Groundwork Design Nestles Landscape at Base of Mount San Jacinto

Built at the base of Mount San Jacinto, the landscape mimics the mountain range with clusters of small hills that create private settings, but serves as an extension of the nearby natural surrounding context.

by Jordan Felber
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Chicago based landscape design studio, Groundwork Design, led by Julie deLeon, has completed a private, mid-century home in the corner of Palm Springs, California. 

Built at the base of Mount San Jacinto, the landscape mimics the mountain range with clusters of small hills that create private settings, but serves as an extension of the nearby natural surrounding context.  

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“If you look at the site, you notice the landscape extends farther than just the limits of the property.  Outside of the limitations is a sparse, desert landscape.  This sparse-like environment created an opportunity for the landscape” Julie deLeon said.

“As you progress through the space, the sequence of the landscape becomes more lush, like a gradient.”

o2 Architecture, the residential architect, organized the interior program in a formal, modern and rectangular fashion so that the great room had unobstructed views to the mountain, while creating “microclimates for visual and thermal comfort” throughout the rest of the house.  

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“With all of our projects, the goal of the landscape is to create an extension of the interior program, so for the landscape – we organized the outdoor space in similar fashion to the architecture of the house, rectangular modern and formal, but we subtly added curves that mirrored the base of Mount San Jacinto.” said Julie deLeon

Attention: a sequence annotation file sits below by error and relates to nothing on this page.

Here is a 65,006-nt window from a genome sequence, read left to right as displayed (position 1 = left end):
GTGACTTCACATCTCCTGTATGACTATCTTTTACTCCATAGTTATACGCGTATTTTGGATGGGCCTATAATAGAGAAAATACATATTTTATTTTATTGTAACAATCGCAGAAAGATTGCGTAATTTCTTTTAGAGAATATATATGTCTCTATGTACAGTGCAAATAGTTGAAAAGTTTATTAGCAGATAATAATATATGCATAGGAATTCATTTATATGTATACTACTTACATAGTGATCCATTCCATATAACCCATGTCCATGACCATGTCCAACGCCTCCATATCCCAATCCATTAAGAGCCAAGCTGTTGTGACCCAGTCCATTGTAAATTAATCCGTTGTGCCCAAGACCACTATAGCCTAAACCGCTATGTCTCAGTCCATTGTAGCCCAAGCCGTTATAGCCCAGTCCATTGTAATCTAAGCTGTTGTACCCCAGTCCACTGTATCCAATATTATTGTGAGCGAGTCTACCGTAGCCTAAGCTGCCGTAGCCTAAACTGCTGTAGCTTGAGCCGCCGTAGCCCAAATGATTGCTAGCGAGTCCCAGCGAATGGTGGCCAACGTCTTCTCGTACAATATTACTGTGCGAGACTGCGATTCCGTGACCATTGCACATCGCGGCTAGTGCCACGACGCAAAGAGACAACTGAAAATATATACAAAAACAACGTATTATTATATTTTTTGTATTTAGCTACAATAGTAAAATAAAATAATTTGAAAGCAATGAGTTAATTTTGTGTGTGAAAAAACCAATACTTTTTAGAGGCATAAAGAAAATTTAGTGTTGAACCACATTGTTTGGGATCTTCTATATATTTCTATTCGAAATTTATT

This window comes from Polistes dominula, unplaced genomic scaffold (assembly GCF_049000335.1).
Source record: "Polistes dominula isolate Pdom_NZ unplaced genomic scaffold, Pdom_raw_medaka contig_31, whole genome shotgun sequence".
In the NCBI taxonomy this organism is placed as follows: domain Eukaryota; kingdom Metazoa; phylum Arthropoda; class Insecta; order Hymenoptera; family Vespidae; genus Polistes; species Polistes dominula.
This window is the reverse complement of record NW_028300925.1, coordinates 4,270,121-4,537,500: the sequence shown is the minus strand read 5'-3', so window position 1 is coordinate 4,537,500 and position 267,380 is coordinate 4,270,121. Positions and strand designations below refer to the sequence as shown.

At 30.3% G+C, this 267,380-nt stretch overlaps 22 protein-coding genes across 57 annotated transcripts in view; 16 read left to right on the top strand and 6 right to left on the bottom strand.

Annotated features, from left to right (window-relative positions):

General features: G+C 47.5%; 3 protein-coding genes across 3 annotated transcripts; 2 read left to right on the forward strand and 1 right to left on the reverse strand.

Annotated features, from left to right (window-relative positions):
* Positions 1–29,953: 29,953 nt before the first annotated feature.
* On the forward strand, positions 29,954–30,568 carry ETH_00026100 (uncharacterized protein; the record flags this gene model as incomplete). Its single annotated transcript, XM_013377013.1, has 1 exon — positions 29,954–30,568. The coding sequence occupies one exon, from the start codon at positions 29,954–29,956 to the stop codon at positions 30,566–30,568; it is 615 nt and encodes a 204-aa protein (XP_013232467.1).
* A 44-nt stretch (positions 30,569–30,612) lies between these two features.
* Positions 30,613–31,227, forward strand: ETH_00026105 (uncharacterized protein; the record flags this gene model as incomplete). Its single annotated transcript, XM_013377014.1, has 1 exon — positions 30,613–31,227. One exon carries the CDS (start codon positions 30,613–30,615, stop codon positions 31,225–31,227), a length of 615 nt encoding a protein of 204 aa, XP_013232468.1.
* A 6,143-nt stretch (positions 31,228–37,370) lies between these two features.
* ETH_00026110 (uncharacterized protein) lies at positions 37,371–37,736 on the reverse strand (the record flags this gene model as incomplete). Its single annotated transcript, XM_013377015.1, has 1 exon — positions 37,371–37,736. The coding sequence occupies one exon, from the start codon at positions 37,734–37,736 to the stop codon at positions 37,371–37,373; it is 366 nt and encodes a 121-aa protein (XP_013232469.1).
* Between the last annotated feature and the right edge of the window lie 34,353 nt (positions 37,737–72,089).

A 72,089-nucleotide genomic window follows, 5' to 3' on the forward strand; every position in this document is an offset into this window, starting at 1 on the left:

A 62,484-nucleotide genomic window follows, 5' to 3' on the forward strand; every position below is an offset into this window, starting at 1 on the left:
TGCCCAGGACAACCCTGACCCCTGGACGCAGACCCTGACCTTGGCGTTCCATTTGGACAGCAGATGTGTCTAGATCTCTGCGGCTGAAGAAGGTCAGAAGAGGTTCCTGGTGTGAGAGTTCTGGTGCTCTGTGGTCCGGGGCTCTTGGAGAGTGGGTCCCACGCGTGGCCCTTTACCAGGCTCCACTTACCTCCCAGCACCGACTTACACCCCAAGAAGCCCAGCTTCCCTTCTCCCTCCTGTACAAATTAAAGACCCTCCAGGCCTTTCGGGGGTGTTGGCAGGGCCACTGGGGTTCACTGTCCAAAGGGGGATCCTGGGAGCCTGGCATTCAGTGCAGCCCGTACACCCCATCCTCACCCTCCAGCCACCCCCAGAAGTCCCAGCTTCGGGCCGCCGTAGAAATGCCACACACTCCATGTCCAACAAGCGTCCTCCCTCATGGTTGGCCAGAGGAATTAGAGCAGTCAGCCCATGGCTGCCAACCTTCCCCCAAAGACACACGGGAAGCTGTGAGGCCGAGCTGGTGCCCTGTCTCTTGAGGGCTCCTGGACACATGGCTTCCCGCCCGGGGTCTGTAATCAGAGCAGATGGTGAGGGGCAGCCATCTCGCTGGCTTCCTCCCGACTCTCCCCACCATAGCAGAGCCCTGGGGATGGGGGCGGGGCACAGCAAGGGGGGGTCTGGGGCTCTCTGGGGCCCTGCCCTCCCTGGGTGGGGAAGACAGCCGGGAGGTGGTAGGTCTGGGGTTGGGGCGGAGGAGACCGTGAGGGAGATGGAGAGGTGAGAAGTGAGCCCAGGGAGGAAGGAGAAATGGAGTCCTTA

Handcrafted and imported from Belgium, Groundwork Design placed ATELIER VIERKANT pottery as a backdrop to the pool.

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Julie further explained, “We wanted to highlight the handcrafted pottery as what they are – sculptural elements in the landscape.  The planters themselves contain no plants in them, we felt the beauty of the planters deserved to be highlighted and plantings would diminish the sculptural aspect”.

“Locally sourced boulders are also placed in the planting beds to suggest the naturalization of the built landscape to blur the boundaries between architecture and landscape.” Julie deLeon

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Author: Jordan Felber

Landscape Designer: Groundwork Design

Architect: o2 Architecture

Photography: Lance Gerber

Pottery: Atelier Vierkant

 

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    • Jordan Felber

      Jordan Felber

      Journalist/Blogger

      Florida / United States

      Jordan Felber has been working in the landscape industry for over 10 years. He holds an AAS degree in Horticulture & Landscape Design (2012) and a BSAS degree in Architecture from the University of Wisconsin-Milwaukee. Following graduation from the School of Architecture & Urban Planning (SARUP) from UW-Milwaukee in 2019, Jordan worked for Bjarke Ingels Group in New York City. After leaving Bjarke Ingels Group in 2020, Jordan freelanced and consulted for upscale landscape design professionals throughout the US. While freelancing, he noticed the lack of resources for new and experienced designers in the field. Jordan, in 2021, shortly realizing this, founded The Landscape Library — an online platform that provides digital tools, resources and media for landscape designers seeking inspiration and education to innovate the field.)